The problem with perfect fleeces or “Did you have to tell me that?”
If you’ve been following this blog then you know I have a policy of no fleece left behind. Simply stated there are no trash fleeces in my world. However, like so many sectors of Western culture, wool processing has become severely detached from reality. There’s an unvoiced expectation that raw fleeces are fluffy, free from vegetable matter, long in staple legnth, and cheap. Any other fleece is simply unworkable and unworthy. This puts pressure on both the producer and the sheep. Remember the sheep? You know, those cute prey animals we’ve bred to produce wool, some to the point of wool blindness? Those darling lambs who love nothing more than to play in brambles and don’t mind sleeping in their own berries? Those cuddle bugs that burp fermented grass and smell, well, like a barnyard? Yep, they’re pretty gross when it comes to personal hygiene.
The reality of keeping sheep coated, changing those coats four times a year, and acting in best interest of the sheep is more complex. Have you ever tried to dress a toddler that doesn’t want to be dressed? Now imagine that toddler is the same weight as you, or more. Ever dressed a two hundred pound toddler? I have. It’s not exactly easy. Then there’s the ethical considerations of adding weight and heat to an animal in the summer along with increased risk of injury if the coat fails (fancy a broken leg anyone?). Or, you can just leave the sheep on pasture away from the hay and hope they aren’t eaten or just horrifically mauled. So, that leaves the majority of fleeces with higher vm than most drum carders can handle with just a pass or two.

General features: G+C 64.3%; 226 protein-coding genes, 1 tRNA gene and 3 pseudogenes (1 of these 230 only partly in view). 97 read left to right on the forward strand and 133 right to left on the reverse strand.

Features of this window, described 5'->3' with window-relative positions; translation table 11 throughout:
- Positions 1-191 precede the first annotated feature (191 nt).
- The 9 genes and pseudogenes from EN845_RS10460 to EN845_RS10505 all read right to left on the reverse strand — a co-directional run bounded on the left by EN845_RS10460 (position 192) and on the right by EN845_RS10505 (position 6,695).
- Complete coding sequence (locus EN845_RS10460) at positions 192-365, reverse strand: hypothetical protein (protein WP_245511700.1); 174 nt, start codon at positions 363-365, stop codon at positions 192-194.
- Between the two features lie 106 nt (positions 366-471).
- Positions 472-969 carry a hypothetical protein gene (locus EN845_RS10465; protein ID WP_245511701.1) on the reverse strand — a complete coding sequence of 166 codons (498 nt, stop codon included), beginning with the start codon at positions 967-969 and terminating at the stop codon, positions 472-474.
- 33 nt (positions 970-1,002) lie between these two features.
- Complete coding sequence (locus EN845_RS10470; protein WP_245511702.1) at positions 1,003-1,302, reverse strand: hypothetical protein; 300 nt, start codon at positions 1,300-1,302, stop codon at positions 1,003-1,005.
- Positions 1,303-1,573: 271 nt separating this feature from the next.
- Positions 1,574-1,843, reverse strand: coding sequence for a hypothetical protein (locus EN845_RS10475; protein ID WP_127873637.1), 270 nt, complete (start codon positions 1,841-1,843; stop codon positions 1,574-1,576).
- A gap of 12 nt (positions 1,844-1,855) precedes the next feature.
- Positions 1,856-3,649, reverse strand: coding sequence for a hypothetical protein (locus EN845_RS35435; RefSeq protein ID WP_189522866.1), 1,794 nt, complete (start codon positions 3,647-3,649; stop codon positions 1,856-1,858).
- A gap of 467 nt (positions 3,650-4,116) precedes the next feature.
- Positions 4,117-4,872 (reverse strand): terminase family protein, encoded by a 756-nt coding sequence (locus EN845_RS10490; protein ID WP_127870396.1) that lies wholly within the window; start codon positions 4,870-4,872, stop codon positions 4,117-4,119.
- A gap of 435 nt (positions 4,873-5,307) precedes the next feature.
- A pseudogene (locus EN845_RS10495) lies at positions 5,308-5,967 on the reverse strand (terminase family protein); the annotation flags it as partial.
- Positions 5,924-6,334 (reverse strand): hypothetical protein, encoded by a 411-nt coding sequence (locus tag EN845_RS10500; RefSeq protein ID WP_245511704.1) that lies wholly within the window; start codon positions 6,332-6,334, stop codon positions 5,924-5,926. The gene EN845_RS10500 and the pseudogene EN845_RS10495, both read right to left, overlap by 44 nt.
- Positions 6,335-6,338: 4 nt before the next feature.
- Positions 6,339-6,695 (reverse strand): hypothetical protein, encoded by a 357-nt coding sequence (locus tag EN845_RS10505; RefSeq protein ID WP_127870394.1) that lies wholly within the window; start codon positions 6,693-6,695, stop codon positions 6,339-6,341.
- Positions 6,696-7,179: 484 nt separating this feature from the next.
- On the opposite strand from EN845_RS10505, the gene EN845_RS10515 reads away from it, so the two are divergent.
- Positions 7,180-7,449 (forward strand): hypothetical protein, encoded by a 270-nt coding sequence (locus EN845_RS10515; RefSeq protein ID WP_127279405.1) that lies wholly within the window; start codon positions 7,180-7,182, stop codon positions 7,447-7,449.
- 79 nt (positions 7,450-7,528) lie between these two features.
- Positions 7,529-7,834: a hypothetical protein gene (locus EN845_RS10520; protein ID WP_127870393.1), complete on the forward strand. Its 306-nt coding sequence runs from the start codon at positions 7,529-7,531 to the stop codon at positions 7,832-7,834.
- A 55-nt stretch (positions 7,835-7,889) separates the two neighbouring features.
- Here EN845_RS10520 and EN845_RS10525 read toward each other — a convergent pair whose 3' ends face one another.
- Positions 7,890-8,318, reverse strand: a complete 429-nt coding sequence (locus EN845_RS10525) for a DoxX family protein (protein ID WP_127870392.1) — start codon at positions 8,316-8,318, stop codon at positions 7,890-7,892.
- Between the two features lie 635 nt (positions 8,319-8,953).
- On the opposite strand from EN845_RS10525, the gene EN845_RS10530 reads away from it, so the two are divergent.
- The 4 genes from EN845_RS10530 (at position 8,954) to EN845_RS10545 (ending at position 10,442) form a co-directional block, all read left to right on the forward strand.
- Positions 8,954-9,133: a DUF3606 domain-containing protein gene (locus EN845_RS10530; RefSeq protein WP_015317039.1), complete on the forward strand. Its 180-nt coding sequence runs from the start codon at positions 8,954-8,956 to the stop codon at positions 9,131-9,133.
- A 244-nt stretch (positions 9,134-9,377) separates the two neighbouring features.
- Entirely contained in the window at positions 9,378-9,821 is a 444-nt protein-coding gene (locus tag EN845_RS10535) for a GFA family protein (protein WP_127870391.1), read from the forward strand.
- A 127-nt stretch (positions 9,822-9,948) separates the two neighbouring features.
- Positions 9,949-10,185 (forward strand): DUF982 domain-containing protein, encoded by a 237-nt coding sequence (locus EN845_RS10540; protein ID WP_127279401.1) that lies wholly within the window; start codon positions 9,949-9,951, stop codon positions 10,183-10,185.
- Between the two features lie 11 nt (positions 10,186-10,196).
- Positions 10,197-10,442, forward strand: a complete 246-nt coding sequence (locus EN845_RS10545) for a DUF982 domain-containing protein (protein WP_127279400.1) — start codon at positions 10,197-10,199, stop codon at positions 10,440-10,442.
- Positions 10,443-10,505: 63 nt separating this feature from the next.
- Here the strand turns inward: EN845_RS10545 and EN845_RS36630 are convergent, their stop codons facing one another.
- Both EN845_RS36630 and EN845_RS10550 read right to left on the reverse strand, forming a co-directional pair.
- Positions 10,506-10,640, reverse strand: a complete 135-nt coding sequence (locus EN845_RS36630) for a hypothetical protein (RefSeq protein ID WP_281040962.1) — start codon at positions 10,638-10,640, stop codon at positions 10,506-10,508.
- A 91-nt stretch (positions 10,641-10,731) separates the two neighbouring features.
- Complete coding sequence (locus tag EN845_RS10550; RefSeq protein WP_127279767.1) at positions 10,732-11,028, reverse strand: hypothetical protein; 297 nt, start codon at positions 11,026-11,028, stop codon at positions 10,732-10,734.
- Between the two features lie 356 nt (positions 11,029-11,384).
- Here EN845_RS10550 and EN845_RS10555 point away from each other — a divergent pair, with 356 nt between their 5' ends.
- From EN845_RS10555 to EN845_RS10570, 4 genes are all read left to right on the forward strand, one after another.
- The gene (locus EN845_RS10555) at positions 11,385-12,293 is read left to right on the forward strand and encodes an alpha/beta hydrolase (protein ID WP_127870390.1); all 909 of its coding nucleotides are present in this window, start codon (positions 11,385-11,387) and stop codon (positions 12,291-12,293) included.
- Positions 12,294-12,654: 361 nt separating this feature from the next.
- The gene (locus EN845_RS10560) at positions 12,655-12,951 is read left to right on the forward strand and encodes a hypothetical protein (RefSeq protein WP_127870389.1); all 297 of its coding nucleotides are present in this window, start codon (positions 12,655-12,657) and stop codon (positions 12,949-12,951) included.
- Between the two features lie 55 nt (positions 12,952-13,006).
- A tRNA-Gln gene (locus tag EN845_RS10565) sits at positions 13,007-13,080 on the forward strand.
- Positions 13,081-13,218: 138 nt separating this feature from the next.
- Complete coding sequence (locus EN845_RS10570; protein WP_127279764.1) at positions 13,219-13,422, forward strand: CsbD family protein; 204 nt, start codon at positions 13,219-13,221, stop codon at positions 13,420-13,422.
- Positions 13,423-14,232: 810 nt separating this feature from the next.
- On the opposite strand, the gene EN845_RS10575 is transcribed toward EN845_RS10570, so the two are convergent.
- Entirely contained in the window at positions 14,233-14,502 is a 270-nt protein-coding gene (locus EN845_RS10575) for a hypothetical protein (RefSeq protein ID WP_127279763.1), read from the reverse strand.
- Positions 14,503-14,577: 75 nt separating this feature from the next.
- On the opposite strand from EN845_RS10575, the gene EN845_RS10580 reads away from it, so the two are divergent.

What to do!
Grab a lock of your fleece and a hand carder, or a dog slicker if you’re starting out.
Place the carder on your lap.
Now it’s just like brushing hair. Start at the tips, and work up.
When you get past the middle, turn the lock around and do the same on that end.
Or watch me do it on YouTube for a bit more details:
*Yes, there are cats in the house since it’s extremely cold. Lily’s fleece is being used for personal garments, so I’m not concerned about contamination. My studio is animal free!
That’s it. Once you’ve done every lock your fleece is ready to card or spin from the fold. You’ll loose some wool, but if you’re paying a fraction of the cost, or nothing, it’s worth it. I’ve done this on fleeces less than two inches in staple length. Yes, there were a few sailor impressions along the way, but it was worth the time and skint knuckle. Here’s a pro tip: don’t attempt this before coffee or four a.m.
And that’s it for this Wednesday! Don’t be afraid of those lower end fleeces with real potential. A little work, a little patience, and you’ll be amazed what you end up with!
Until next time,
In all you do, craft no harm.